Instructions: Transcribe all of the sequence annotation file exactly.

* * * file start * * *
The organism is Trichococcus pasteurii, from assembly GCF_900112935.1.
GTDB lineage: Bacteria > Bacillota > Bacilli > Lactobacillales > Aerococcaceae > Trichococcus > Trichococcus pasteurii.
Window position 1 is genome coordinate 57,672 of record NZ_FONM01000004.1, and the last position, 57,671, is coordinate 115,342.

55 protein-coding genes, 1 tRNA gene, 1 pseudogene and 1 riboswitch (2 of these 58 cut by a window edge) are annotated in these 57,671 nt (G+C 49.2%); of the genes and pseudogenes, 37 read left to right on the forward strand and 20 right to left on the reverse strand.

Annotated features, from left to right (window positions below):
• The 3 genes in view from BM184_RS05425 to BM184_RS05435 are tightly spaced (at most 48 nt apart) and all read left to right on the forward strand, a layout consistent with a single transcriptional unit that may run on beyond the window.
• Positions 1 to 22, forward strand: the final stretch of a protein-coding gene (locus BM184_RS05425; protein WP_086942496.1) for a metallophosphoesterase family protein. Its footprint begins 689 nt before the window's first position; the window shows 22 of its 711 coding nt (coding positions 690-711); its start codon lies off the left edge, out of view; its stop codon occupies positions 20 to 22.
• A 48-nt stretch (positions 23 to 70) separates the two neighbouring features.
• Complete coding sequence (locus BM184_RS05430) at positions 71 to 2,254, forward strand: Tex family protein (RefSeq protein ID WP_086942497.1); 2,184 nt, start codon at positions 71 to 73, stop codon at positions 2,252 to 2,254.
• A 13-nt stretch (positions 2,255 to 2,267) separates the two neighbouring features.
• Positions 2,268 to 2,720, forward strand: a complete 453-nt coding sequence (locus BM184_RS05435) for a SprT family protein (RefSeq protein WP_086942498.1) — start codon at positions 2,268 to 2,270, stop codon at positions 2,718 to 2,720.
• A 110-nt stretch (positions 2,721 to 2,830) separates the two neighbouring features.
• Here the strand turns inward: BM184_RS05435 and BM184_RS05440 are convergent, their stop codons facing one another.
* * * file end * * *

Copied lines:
The organism is Trichococcus pasteurii, from assembly GCF_900112935.1.
GTDB lineage: Bacteria > Bacillota > Bacilli > Lactobacillales > Aerococcaceae > Trichococcus > Trichococcus pasteurii.
Window position 1 is genome coordinate 57,672 of record NZ_FONM01000004.1, and the last position, 57,671, is coordinate 115,342.

55 protein-coding genes, 1 tRNA gene, 1 pseudogene and 1 riboswitch (2 of these 58 cut by a window edge) are annotated in these 57,671 nt (G+C 49.2%); of the genes and pseudogenes, 37 read left to right on the forward strand and 20 right to left on the reverse strand.

Annotated features, from left to right (window positions below):
• The 3 genes in view from BM184_RS05425 to BM184_RS05435 are tightly spaced (at most 48 nt apart) and all read left to right on the forward strand, a layout consistent with a single transcriptional unit that may run on beyond the window.
• Positions 1 to 22, forward strand: the final stretch of a protein-coding gene (locus BM184_RS05425; protein WP_086942496.1) for a metallophosphoesterase family protein. Its footprint begins 689 nt before the window's first position; the window shows 22 of its 711 coding nt (coding positions 690-711); its start codon lies off the left edge, out of view; its stop codon occupies positions 20 to 22.
• A 48-nt stretch (positions 23 to 70) separates the two neighbouring features.
• Complete coding sequence (locus BM184_RS05430) at positions 71 to 2,254, forward strand: Tex family protein (RefSeq protein ID WP_086942497.1); 2,184 nt, start codon at positions 71 to 73, stop codon at positions 2,252 to 2,254.
• A 13-nt stretch (positions 2,255 to 2,267) separates the two neighbouring features.
• Positions 2,268 to 2,720, forward strand: a complete 453-nt coding sequence (locus BM184_RS05435) for a SprT family protein (RefSeq protein WP_086942498.1) — start codon at positions 2,268 to 2,270, stop codon at positions 2,718 to 2,720.
• A 110-nt stretch (positions 2,721 to 2,830) separates the two neighbouring features.
• Here the strand turns inward: BM184_RS05435 and BM184_RS05440 are convergent, their stop codons facing one another.